Ultrasound elastography is a noninvasive imaging method that evaluates the mechanical and elastic properties of soft tissues by estimating the strain modules from radiofrequency signals during externally applied compression–relaxation cycles . This method has been used to measure elasticity and stiffness of the tissues to differentiate for instance the tumor tissue from inflammation and normal tissue. Evaluation of some solid organs such as thyroid , prostate , liver , breast  and cervix  have been performed with this method for many years it was first found in 2010 to be useful in ocular and periocular tissues  as well.
With the introduction of USE into ophthalmology, a limited number of preclinical and clinical studies have been conducted to assess its usefulness. In 2014, Detorakis et al. revealed that the USE was useful in detecting in vivo rigidity changes in the anterior segment in an experimental study, which was conducted in a rabbit eye model to evaluate lens, ciliary body, and total ocular rigidity changes . In a clinical study, Unal et al. investigated the effects of ocular rigidity changes on optic nerve in patients with POAG using USE method and found a stiffer ONH in eyes with POAG when compared with non-glaucomatous control eyes . Then, the evaluation of the ONH by using USE became more common and has been applied in some other optic nerve related diseases such as multiple sclerosis , Behçet's disease , non-arterial anterior ischemic optic neuropathy , and optic neuritis . In all these diseases, the elastography findings of the ONH were significantly different from the healthy volunteers. With the light of this significant information, we aimed to utilize USE in the present study in the evaluation of ODD and in the differential diagnosis of ODD with ODE, which has been still considered as a challenging condition in clinical practice.
Since ODD is known as calcified hyaline body located within the ONH, it can be expected that its’ stiffness is higher than other tissues around . With this hypothesis, in this study, we chose the orbital fat tissue as a reference, which is softer than optic nerve, and evaluated ONH-elasticity in proportion to this tissue. According to our results, the ONH- elasticity was significantly lower in patients with ODD compared to patients with ODE and healthy controls. There was no statistically significant difference with respect ONH-elasticity between patients with ODE and healthy controls. In addition, we performed a ROC analysis to evaluate how effective the ONH-elasticity could be in the differential diagnosis of ODD and ODE. When the cut-off point for IF/ONH ratio was set at 2.29, 80% sensitivity and 60% specificity were obtained. The area under curve (AUC) value of ONH-elasticity was 0.728 with a significant difference. With this result, we could state that ONH-elasticity measurement seems to be a good predictor in the differential diagnosis of ODD and ODE and it can be used in daily clinic, since the differentiation of these two diagnoses is quite challenging and the diagnostic tools are still limited.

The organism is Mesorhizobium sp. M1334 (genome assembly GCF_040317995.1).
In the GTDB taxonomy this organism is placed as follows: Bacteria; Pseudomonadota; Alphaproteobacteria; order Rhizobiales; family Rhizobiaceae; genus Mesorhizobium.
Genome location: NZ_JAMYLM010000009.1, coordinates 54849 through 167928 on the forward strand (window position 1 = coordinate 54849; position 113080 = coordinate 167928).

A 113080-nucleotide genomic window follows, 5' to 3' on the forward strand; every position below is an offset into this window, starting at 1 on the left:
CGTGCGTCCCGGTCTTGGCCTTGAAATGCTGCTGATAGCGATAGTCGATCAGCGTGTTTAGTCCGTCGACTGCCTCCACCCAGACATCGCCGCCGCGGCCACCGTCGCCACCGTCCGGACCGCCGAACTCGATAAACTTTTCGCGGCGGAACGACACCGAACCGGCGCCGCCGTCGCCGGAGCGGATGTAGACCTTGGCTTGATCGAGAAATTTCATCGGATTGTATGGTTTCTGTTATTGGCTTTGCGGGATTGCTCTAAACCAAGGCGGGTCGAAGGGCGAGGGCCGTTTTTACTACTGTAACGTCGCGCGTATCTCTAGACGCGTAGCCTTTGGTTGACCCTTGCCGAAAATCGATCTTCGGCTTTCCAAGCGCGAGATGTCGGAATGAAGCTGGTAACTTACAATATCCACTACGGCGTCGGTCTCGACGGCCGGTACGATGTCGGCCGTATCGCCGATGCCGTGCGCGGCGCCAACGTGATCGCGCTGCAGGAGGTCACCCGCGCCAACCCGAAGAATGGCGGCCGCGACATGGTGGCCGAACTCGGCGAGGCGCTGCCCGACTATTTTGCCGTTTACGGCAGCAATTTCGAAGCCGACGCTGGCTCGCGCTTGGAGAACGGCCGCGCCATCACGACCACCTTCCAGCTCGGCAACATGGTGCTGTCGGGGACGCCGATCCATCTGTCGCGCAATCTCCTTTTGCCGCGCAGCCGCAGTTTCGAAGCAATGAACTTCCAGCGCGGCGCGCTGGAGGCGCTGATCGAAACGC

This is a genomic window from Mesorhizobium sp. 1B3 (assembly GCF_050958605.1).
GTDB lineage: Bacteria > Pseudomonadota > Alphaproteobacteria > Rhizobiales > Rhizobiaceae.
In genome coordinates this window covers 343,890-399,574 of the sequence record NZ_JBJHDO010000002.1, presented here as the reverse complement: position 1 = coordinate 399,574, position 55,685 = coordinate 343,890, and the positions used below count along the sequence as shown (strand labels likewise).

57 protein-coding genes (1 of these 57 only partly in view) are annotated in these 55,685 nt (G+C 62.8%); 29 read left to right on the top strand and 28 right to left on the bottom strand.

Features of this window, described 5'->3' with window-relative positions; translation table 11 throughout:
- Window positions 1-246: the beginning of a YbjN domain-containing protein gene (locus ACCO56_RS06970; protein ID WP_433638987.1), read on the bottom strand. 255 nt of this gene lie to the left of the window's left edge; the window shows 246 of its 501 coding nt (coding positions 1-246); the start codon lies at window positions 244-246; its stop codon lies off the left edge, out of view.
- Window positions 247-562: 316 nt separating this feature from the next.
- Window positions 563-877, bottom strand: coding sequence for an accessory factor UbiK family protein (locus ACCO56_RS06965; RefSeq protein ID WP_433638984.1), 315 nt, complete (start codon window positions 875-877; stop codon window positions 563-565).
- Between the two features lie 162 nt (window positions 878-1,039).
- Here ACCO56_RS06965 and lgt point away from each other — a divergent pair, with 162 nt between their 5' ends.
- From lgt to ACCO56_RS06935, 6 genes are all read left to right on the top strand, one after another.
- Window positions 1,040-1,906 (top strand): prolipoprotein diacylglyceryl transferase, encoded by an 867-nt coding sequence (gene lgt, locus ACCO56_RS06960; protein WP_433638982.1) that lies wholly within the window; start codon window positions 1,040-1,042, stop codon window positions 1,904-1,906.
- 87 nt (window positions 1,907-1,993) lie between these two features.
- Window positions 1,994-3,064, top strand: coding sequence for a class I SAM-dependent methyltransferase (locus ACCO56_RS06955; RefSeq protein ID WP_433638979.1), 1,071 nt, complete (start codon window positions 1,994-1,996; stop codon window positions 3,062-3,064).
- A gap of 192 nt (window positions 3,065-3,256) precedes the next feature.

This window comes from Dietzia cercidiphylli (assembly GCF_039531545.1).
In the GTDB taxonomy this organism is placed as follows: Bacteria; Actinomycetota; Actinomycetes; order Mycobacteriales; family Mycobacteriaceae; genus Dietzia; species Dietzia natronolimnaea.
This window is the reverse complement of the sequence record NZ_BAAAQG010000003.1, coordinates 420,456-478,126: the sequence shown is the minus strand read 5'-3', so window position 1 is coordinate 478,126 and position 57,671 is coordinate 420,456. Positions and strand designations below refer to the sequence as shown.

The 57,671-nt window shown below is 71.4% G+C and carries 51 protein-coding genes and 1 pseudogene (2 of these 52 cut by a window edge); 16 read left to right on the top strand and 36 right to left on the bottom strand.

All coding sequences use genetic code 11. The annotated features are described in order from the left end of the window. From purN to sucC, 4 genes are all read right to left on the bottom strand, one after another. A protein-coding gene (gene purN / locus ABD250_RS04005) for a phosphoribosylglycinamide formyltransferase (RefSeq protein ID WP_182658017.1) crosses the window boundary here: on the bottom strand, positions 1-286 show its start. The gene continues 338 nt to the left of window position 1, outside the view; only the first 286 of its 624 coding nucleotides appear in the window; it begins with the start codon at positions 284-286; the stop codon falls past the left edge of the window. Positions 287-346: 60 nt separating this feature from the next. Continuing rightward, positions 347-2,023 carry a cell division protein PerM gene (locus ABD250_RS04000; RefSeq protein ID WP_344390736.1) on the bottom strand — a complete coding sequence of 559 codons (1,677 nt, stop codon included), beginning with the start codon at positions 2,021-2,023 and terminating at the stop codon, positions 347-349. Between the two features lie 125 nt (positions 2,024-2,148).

On the other hand, a recent study investigated the relationship between the cornea and the optic nerve in terms of biomechanical properties using USE, found a positive correlation between corneal rigidity and optic nerve rigidity in patients with NAION . In the light of these results, we wanted to investigate the corneal biomechanics (by evaluating CH, CRF, IOPcc and IOPG values) in our study groups and their relationship with optic nerve elasticity. According to our results, there was no significant difference between groups with respect to corneal biomechanics, however there was a significant correlation between corneal and ONH biomechanics only in drusen group (negative correlation between CH and ONH biomechanics and positive correlation between IOPcc, IOPg and ONH biomechanics). There was no correlation between CRF and ONH biomechanics in any group, however CRF was previously shown to be relatively independent of IOP, therefore our results are consistent with the literature.
Our study has some limitations. We used strain elastography in our study since it was the only tool we had in our hospital, however it has some limitations for application in ocular and periocular tissues (the compression effects in deeper orbital layers may not be adequate). Besides, the examination area was small and tightly organized and obtaining a high-resolution image was not easy, therefore, we had to repeat tests to get the best image. Despite these limitations, we believe that our study presents promising findings in support of the use of USE in differentiating ODE from ODD. As far as we know, this is the first study in the literature using USE in the evaluation of ODD and in the differential diagnosis of ODD with ODE.
In conclusion, USE seems to provide useful data in the evaluation of the ONH and in the differentiating ODD from ODE. Revealed significant correlation between corneal and ONH biomechanics also seems interesting, however further studies with larger population are needed to confirm these promising results.